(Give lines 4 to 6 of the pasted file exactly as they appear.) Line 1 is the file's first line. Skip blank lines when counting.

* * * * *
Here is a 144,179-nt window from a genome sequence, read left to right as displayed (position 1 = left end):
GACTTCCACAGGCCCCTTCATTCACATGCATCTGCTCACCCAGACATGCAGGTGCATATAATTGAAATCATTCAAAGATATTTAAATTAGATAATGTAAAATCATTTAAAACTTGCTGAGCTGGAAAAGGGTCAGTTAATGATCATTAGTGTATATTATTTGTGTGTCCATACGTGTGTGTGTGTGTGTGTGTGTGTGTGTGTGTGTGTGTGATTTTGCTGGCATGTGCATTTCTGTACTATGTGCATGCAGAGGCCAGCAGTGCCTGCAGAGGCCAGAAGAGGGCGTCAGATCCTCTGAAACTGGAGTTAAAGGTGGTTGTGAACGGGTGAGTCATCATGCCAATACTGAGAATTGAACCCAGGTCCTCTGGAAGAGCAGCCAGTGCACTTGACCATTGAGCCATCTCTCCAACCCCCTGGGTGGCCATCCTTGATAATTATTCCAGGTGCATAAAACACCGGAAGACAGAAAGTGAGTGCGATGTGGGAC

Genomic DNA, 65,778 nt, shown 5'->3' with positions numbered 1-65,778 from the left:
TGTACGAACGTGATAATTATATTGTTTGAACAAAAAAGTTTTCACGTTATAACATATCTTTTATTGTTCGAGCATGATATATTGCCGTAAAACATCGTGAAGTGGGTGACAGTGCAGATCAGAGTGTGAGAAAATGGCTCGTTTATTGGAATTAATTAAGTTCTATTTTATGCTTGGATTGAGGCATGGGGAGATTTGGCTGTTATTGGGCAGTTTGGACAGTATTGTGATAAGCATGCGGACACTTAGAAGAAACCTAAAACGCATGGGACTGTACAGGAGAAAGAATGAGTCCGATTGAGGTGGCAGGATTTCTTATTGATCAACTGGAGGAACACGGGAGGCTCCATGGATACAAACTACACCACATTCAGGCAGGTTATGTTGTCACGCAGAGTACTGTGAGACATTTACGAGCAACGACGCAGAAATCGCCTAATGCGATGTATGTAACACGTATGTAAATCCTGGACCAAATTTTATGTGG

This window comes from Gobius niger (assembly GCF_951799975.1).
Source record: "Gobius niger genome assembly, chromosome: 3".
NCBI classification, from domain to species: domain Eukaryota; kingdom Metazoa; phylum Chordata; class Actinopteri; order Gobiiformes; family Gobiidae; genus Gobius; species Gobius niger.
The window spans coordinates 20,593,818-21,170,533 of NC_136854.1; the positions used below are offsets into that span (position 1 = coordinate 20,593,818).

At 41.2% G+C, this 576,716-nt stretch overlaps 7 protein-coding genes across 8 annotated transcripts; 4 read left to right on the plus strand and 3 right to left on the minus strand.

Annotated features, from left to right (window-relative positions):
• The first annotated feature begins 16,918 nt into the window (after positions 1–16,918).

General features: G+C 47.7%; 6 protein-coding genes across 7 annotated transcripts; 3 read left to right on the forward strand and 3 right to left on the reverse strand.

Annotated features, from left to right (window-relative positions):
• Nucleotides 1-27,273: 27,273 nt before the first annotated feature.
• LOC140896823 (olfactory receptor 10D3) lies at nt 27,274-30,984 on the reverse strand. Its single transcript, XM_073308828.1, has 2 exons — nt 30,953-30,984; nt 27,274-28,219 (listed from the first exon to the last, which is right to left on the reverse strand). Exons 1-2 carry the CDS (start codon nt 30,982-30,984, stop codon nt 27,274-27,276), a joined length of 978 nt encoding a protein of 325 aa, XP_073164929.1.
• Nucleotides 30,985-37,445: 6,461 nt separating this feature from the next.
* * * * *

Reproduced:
TGTACGAACGTGATAATTATATTGTTTGAACAAAAAAGTTTTCACGTTATAACATATCTTTTATTGTTCGAGCATGATATATTGCCGTAAAACATCGTGAAGTGGGTGACAGTGCAGATCAGAGTGTGAGAAAATGGCTCGTTTATTGGAATTAATTAAGTTCTATTTTATGCTTGGATTGAGGCATGGGGAGATTTGGCTGTTATTGGGCAGTTTGGACAGTATTGTGATAAGCATGCGGACACTTAGAAGAAACCTAAAACGCATGGGACTGTACAGGAGAAAGAATGAGTCCGATTGAGGTGGCAGGATTTCTTATTGATCAACTGGAGGAACACGGGAGGCTCCATGGATACAAACTACACCACATTCAGGCAGGTTATGTTGTCACGCAGAGTACTGTGAGACATTTACGAGCAACGACGCAGAAATCGCCTAATGCGATGTATGTAACACGTATGTAAATCCTGGACCAAATTTTATGTGG

This window comes from Gobius niger (assembly GCF_951799975.1).
Source record: "Gobius niger genome assembly, chromosome: 3".